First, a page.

The eighteen Little Preludes
are among the most valuable pieces ever written for beginners. They form a bridge between the easiest pieces of the Anna Magdalena Notebook
(1725) and the Two-part Inventions, giving the player a wonderful introduction to voice imitation, pedal points, cadenza-like passages, and basic ornamentation. They cover many different moods, from the affirmative (all three preludes in C major), to the tender (the C minor minuet, BWV924), the improvisatory (BWV940), the joyful (BWV927 and 937), and the very grand (BWV928). The C minor prelude, BWV999, was originally written for the lute. Many of them are far from easy (the A minor, BWV942, for instance), and require quite complicated fingering (BWV943). Even in these little pieces, big decisions have to be made concerning tempo, phrasing, articulation, dynamics, and timing, and this challenges the teacher as much as the student. Bach wrote them for his son Wilhelm Friedemann and other pupils, but never grouped them into any particular arrangement. Like the French Suites, many of them survive only in copies made by another hand. There are several traditional groupings of which I have chosen one, changing the order of the first six to make a more pleasing progression in performance. For me they recall fond childhood memories, and are as fascinating now as they were then.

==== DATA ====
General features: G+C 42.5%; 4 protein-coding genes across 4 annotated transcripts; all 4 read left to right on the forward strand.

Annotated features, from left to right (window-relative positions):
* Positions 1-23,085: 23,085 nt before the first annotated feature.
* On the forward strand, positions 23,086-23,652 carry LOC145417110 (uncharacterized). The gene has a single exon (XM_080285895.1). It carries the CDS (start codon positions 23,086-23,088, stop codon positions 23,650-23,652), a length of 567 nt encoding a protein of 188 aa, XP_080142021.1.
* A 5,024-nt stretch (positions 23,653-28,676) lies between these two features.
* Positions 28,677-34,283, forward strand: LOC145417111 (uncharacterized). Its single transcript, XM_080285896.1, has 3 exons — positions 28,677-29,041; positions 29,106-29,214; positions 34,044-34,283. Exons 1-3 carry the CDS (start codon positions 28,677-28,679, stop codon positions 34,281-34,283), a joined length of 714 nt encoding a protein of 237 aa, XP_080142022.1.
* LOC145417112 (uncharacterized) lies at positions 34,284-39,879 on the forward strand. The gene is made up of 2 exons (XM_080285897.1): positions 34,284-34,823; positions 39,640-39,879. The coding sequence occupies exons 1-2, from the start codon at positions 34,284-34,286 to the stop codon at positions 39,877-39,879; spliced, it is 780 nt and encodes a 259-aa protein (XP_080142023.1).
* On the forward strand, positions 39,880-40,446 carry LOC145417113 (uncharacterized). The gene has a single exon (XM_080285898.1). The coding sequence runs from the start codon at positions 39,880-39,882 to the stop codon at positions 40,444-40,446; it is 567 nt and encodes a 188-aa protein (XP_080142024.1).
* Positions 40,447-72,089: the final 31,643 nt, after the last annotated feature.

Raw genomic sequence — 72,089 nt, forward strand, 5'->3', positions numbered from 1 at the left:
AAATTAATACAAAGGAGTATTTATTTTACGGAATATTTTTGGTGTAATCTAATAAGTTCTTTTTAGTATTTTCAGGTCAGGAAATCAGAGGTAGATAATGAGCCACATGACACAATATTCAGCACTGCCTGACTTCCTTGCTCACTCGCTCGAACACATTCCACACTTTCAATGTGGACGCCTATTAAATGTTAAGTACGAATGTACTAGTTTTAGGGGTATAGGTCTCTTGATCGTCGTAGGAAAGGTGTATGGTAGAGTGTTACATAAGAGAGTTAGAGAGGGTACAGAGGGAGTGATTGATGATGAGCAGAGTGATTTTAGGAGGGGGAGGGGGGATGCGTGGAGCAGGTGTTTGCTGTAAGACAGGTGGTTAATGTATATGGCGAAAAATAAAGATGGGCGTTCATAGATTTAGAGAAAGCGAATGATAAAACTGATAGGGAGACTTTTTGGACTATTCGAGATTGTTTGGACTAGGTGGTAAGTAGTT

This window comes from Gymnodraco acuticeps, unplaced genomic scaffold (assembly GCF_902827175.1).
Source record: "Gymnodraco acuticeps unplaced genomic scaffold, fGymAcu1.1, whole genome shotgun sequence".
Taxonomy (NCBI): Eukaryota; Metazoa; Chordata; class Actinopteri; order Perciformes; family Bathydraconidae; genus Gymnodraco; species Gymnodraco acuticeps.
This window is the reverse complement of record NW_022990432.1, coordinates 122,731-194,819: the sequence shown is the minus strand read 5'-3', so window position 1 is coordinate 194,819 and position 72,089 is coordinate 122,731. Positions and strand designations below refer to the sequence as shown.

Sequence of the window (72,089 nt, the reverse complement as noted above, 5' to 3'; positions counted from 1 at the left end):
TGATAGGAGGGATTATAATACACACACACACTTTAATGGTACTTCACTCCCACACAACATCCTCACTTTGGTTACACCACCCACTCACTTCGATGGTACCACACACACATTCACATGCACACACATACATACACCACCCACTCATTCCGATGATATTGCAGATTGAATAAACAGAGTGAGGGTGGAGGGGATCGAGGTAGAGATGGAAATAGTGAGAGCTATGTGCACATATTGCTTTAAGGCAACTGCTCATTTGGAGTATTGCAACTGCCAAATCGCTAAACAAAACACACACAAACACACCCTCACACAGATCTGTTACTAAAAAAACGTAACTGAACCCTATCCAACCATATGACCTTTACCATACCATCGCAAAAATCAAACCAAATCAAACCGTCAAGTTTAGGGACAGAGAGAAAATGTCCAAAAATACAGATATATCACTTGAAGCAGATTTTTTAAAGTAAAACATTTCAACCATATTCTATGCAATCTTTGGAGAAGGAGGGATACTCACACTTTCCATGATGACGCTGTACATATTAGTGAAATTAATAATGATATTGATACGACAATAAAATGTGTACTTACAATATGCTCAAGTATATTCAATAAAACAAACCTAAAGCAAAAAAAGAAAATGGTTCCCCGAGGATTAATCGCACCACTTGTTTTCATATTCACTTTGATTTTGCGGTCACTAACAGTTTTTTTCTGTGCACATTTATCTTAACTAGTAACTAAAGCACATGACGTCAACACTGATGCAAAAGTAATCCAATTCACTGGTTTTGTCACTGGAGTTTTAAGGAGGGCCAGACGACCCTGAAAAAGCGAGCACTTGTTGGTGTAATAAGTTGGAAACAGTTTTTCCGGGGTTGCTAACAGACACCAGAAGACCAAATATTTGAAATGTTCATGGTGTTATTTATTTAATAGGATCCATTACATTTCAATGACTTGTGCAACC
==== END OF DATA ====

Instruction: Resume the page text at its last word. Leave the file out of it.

from notes by Angela Hewitt © 1995